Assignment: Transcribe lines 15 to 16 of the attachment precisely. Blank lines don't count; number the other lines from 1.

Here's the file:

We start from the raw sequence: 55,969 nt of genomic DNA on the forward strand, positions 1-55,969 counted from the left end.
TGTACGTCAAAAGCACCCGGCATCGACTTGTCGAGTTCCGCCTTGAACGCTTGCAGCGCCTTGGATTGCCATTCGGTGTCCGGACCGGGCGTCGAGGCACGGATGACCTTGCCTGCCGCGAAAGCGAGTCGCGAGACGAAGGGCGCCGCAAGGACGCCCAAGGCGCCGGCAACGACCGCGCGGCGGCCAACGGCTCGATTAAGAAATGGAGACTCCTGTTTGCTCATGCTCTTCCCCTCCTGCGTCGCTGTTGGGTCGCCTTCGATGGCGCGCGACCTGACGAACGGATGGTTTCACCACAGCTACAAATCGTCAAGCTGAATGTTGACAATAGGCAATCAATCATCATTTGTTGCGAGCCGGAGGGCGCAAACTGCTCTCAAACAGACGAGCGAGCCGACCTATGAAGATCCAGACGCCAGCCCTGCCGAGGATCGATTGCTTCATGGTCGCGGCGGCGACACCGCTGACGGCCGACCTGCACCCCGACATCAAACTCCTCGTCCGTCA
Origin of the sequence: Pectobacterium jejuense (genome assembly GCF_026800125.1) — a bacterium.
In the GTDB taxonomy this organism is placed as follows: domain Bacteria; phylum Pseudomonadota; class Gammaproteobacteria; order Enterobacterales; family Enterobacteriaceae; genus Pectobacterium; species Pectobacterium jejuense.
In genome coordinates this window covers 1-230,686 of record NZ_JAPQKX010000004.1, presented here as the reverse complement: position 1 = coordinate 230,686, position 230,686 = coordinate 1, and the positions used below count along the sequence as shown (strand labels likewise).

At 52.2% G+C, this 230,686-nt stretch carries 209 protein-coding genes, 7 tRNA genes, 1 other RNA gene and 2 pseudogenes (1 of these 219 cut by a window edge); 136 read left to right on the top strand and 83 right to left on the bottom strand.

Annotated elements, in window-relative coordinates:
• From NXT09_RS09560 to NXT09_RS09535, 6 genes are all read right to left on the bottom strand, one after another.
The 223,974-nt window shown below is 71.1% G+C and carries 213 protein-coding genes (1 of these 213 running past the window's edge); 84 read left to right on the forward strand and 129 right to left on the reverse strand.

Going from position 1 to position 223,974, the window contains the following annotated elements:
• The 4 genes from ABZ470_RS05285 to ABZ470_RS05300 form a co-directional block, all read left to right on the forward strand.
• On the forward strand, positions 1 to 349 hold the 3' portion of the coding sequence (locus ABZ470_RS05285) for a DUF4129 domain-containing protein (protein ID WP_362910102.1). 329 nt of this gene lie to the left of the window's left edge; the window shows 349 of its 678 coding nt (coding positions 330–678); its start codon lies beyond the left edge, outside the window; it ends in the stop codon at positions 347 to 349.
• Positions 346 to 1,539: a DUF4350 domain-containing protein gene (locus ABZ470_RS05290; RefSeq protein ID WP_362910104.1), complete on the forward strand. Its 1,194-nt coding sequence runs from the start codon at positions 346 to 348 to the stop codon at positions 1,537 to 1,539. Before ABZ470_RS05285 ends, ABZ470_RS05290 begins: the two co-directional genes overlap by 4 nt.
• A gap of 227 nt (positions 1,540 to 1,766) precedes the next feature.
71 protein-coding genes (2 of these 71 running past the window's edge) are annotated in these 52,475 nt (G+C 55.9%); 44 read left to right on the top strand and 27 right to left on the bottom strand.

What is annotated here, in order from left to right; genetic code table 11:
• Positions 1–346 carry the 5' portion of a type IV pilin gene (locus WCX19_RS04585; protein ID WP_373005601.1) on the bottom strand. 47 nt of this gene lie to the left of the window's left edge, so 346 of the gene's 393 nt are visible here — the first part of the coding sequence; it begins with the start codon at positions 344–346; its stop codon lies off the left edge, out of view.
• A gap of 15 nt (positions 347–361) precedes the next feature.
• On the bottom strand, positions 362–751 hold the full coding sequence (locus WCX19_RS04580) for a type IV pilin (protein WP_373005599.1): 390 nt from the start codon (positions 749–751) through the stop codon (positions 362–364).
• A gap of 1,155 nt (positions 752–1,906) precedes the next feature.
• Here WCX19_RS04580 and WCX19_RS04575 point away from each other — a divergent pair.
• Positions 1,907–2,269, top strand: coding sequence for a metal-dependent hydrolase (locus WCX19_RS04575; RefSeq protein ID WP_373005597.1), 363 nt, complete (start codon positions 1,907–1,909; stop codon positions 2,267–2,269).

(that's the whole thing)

71 protein-coding genes (2 of these 71 running past the window's edge) are annotated in these 52,475 nt (G+C 55.9%); 44 read left to right on the top strand and 27 right to left on the bottom strand.

What is annotated here, in order from left to right; genetic code table 11: